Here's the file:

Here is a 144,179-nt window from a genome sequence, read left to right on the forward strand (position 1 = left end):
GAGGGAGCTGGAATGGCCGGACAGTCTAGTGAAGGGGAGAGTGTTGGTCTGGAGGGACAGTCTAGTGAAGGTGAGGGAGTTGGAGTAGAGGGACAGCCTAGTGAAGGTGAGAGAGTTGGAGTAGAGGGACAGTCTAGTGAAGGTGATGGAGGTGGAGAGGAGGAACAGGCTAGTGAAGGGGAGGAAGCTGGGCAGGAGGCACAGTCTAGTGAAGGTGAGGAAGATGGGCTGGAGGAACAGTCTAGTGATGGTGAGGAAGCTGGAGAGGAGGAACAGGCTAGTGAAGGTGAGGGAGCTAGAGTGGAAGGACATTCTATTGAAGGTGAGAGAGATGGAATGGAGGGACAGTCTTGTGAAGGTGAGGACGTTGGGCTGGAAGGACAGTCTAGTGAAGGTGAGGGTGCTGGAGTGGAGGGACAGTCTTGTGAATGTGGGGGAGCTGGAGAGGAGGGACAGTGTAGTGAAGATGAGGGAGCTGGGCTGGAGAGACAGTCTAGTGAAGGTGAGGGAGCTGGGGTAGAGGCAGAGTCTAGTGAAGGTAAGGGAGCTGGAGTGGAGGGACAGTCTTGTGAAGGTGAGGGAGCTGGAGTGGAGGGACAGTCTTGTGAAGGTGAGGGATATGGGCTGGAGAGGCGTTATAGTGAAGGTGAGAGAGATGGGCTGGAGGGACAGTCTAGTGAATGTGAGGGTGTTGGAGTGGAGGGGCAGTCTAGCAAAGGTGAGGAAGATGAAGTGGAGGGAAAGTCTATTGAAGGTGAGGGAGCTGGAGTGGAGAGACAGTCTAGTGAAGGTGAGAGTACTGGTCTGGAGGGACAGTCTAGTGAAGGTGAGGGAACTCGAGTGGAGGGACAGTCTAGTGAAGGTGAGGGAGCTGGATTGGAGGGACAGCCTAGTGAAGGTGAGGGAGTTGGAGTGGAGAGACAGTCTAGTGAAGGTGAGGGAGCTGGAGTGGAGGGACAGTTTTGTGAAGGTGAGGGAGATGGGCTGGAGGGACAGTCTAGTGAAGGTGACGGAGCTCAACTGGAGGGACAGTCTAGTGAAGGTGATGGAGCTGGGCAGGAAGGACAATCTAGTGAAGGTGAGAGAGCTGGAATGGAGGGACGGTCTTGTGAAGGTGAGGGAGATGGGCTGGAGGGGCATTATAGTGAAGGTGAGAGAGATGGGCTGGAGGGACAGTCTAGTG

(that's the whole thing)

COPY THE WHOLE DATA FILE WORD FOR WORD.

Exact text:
Here is a 144,179-nt window from a genome sequence, read left to right on the forward strand (position 1 = left end):
GAGGGAGCTGGAATGGCCGGACAGTCTAGTGAAGGGGAGAGTGTTGGTCTGGAGGGACAGTCTAGTGAAGGTGAGGGAGTTGGAGTAGAGGGACAGCCTAGTGAAGGTGAGAGAGTTGGAGTAGAGGGACAGTCTAGTGAAGGTGATGGAGGTGGAGAGGAGGAACAGGCTAGTGAAGGGGAGGAAGCTGGGCAGGAGGCACAGTCTAGTGAAGGTGAGGAAGATGGGCTGGAGGAACAGTCTAGTGATGGTGAGGAAGCTGGAGAGGAGGAACAGGCTAGTGAAGGTGAGGGAGCTAGAGTGGAAGGACATTCTATTGAAGGTGAGAGAGATGGAATGGAGGGACAGTCTTGTGAAGGTGAGGACGTTGGGCTGGAAGGACAGTCTAGTGAAGGTGAGGGTGCTGGAGTGGAGGGACAGTCTTGTGAATGTGGGGGAGCTGGAGAGGAGGGACAGTGTAGTGAAGATGAGGGAGCTGGGCTGGAGAGACAGTCTAGTGAAGGTGAGGGAGCTGGGGTAGAGGCAGAGTCTAGTGAAGGTAAGGGAGCTGGAGTGGAGGGACAGTCTTGTGAAGGTGAGGGAGCTGGAGTGGAGGGACAGTCTTGTGAAGGTGAGGGATATGGGCTGGAGAGGCGTTATAGTGAAGGTGAGAGAGATGGGCTGGAGGGACAGTCTAGTGAATGTGAGGGTGTTGGAGTGGAGGGGCAGTCTAGCAAAGGTGAGGAAGATGAAGTGGAGGGAAAGTCTATTGAAGGTGAGGGAGCTGGAGTGGAGAGACAGTCTAGTGAAGGTGAGAGTACTGGTCTGGAGGGACAGTCTAGTGAAGGTGAGGGAACTCGAGTGGAGGGACAGTCTAGTGAAGGTGAGGGAGCTGGATTGGAGGGACAGCCTAGTGAAGGTGAGGGAGTTGGAGTGGAGAGACAGTCTAGTGAAGGTGAGGGAGCTGGAGTGGAGGGACAGTTTTGTGAAGGTGAGGGAGATGGGCTGGAGGGACAGTCTAGTGAAGGTGACGGAGCTCAACTGGAGGGACAGTCTAGTGAAGGTGATGGAGCTGGGCAGGAAGGACAATCTAGTGAAGGTGAGAGAGCTGGAATGGAGGGACGGTCTTGTGAAGGTGAGGGAGATGGGCTGGAGGGGCATTATAGTGAAGGTGAGAGAGATGGGCTGGAGGGACAGTCTAGTG